mListener = listener;
    }

    /**
     * If the size of our ScratchCard changes.
     * @param width - new width
     * @param height - new height
     * @param oldWidth - oldWidth
     * @param oldHeight - old height
     */
    @Override
    protected void onSizeChanged(int width, int height, int oldWidth, int oldHeight) {
        super.onSizeChanged(width, height, oldWidth, oldHeight);

        if (mBitmap != null)
            mBitmap.recycle();

        mBitmap = Bitmap.createBitmap(width, height, Bitmap.Config.ARGB_8888);
        mCanvas = new Canvas(mBitmap);

        if (mDrawable != null) {
            mDrawable.setBounds(0, 0, mBitmap.getWidth(), mBitmap.getHeight());
            mDrawable.draw(mCanvas);
        } else {
            mCanvas.drawColor(0xFFC0C0C0);
        }

        if (mPath == null) {
            mPath = new Path();
        }

        if (mInnerPaint == null) {
            mInnerPaint = new Paint();
            mInnerPaint.setAntiAlias(true);
            mInnerPaint.setDither(true);
            mInnerPaint.setStyle(Paint.Style.STROKE);
            mInnerPaint.setFilterBitmap(true);
            mInnerPaint.setStrokeJoin(Paint.Join.ROUND);
            mInnerPaint.setStrokeCap(Paint.Cap.ROUND);
            mInnerPaint.setStrokeWidth(mScratchWidth);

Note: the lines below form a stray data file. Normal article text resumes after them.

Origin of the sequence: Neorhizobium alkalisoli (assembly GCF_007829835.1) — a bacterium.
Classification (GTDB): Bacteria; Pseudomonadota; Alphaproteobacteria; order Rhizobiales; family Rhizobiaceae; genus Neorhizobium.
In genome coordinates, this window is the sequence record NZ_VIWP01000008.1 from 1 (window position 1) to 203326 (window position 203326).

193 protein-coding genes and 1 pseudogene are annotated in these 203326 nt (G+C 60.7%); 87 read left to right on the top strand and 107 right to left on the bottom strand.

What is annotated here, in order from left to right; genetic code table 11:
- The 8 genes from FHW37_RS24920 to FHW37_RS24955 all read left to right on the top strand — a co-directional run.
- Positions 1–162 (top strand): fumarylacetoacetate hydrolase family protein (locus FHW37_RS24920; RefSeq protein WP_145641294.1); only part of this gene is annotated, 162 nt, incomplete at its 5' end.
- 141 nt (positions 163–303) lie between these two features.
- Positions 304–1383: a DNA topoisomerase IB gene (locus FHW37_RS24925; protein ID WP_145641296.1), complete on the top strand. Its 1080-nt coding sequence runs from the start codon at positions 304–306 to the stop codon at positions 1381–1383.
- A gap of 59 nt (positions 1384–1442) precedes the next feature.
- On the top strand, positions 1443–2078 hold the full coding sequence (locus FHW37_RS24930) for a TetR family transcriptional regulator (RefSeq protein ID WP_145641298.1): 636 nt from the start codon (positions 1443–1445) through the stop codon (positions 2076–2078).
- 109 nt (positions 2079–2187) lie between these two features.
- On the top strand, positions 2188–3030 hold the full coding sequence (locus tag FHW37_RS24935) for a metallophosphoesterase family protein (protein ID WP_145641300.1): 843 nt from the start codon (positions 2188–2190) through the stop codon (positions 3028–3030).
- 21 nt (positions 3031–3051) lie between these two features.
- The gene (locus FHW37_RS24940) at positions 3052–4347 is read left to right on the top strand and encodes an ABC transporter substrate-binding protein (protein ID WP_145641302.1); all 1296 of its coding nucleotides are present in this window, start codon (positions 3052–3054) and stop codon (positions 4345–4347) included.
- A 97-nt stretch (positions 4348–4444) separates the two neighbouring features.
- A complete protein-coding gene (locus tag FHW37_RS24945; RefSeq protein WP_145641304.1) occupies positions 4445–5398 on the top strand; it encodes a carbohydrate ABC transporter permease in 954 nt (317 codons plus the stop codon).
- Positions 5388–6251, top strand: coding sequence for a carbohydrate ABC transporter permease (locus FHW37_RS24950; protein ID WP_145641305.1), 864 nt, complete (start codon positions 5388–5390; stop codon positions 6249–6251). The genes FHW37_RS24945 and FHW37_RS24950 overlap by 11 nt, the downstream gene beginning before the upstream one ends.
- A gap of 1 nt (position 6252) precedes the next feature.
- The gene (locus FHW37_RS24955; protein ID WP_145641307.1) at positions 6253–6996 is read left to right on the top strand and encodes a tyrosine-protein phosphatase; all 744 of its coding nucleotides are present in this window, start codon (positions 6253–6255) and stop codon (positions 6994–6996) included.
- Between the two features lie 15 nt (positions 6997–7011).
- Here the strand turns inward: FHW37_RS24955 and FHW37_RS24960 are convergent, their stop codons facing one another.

mInnerPaint.setXfermode(new PorterDuffXfermode(PorterDuff.Mode.CLEAR));
        }

        if (mOuterPaint == null) {
            mOuterPaint = new Paint();
        }
    }

    private float mLastTouchX;
    private float mLastTouchY;

    /**
     * Now we need to implement a method to allow us handle touch screen
     * motion events.
     * @param event - MotionEvent, an Object used to report movement
     *             (mouse, pen, finger, trackball) events.
     * @return
     */
    @Override
    public boolean onTouchEvent(MotionEvent event) {
        float currentTouchX = event.getX();
        float currentTouchY = event.getY();

        switch (event.getAction()) {
            case MotionEvent.ACTION_DOWN:
                mPath.reset();
                mPath.moveTo(event.getX(), event.getY());
                break;
            case MotionEvent.ACTION_MOVE:
                float dx = Math.abs(currentTouchX - mLastTouchX);
                float dy = Math.abs(currentTouchY - mLastTouchY);
                if (dx >= 4 || dy >= 4) {
                    float x1 = mLastTouchX;